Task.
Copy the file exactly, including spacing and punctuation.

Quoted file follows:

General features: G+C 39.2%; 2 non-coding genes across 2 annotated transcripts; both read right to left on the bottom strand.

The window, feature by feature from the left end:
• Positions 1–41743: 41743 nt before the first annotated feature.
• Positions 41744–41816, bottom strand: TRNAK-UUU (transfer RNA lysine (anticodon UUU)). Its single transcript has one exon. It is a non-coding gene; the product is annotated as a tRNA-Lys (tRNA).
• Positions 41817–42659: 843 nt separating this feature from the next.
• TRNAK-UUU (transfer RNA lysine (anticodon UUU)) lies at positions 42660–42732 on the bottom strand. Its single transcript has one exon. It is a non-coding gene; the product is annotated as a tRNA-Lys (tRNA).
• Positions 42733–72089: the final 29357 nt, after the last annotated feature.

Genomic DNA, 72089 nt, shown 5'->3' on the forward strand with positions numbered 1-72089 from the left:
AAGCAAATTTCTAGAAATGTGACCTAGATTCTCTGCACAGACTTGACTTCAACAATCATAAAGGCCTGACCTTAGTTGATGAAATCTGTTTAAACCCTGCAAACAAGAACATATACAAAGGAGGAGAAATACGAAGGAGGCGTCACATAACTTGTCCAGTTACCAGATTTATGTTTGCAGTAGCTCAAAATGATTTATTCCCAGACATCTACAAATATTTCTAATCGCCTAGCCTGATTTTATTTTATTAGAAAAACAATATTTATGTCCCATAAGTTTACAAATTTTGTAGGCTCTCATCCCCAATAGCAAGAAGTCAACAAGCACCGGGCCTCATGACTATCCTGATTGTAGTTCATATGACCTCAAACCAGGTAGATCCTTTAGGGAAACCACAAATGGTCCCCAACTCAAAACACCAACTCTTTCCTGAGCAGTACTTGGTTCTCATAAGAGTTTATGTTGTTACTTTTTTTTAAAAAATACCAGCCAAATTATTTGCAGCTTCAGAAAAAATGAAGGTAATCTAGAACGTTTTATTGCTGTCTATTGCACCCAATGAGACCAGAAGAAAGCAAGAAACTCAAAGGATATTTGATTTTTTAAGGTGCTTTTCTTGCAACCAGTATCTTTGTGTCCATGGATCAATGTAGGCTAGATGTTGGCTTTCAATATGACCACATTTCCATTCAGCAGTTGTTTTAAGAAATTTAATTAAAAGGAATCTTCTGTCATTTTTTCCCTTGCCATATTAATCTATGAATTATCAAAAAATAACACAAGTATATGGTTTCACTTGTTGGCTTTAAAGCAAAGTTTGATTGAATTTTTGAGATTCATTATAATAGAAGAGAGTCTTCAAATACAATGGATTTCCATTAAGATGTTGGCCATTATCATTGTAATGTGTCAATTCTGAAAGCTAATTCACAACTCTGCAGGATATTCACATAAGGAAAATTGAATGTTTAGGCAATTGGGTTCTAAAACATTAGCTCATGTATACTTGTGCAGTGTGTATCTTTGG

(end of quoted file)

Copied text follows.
General features: G+C 39.2%; 2 non-coding genes across 2 annotated transcripts; both read right to left on the bottom strand.

The window, feature by feature from the left end:
• Positions 1–41743: 41743 nt before the first annotated feature.
• Positions 41744–41816, bottom strand: TRNAK-UUU (transfer RNA lysine (anticodon UUU)). Its single transcript has one exon. It is a non-coding gene; the product is annotated as a tRNA-Lys (tRNA).
• Positions 41817–42659: 843 nt separating this feature from the next.
• TRNAK-UUU (transfer RNA lysine (anticodon UUU)) lies at positions 42660–42732 on the bottom strand. Its single transcript has one exon. It is a non-coding gene; the product is annotated as a tRNA-Lys (tRNA).
• Positions 42733–72089: the final 29357 nt, after the last annotated feature.

Genomic DNA, 72089 nt, shown 5'->3' on the forward strand with positions numbered 1-72089 from the left:
AAGCAAATTTCTAGAAATGTGACCTAGATTCTCTGCACAGACTTGACTTCAACAATCATAAAGGCCTGACCTTAGTTGATGAAATCTGTTTAAACCCTGCAAACAAGAACATATACAAAGGAGGAGAAATACGAAGGAGGCGTCACATAACTTGTCCAGTTACCAGATTTATGTTTGCAGTAGCTCAAAATGATTTATTCCCAGACATCTACAAATATTTCTAATCGCCTAGCCTGATTTTATTTTATTAGAAAAACAATATTTATGTCCCATAAGTTTACAAATTTTGTAGGCTCTCATCCCCAATAGCAAGAAGTCAACAAGCACCGGGCCTCATGACTATCCTGATTGTAGTTCATATGACCTCAAACCAGGTAGATCCTTTAGGGAAACCACAAATGGTCCCCAACTCAAAACACCAACTCTTTCCTGAGCAGTACTTGGTTCTCATAAGAGTTTATGTTGTTACTTTTTTTTAAAAAATACCAGCCAAATTATTTGCAGCTTCAGAAAAAATGAAGGTAATCTAGAACGTTTTATTGCTGTCTATTGCACCCAATGAGACCAGAAGAAAGCAAGAAACTCAAAGGATATTTGATTTTTTAAGGTGCTTTTCTTGCAACCAGTATCTTTGTGTCCATGGATCAATGTAGGCTAGATGTTGGCTTTCAATATGACCACATTTCCATTCAGCAGTTGTTTTAAGAAATTTAATTAAAAGGAATCTTCTGTCATTTTTTCCCTTGCCATATTAATCTATGAATTATCAAAAAATAACACAAGTATATGGTTTCACTTGTTGGCTTTAAAGCAAAGTTTGATTGAATTTTTGAGATTCATTATAATAGAAGAGAGTCTTCAAATACAATGGATTTCCATTAAGATGTTGGCCATTATCATTGTAATGTGTCAATTCTGAAAGCTAATTCACAACTCTGCAGGATATTCACATAAGGAAAATTGAATGTTTAGGCAATTGGGTTCTAAAACATTAGCTCATGTATACTTGTGCAGTGTGTATCTTTGG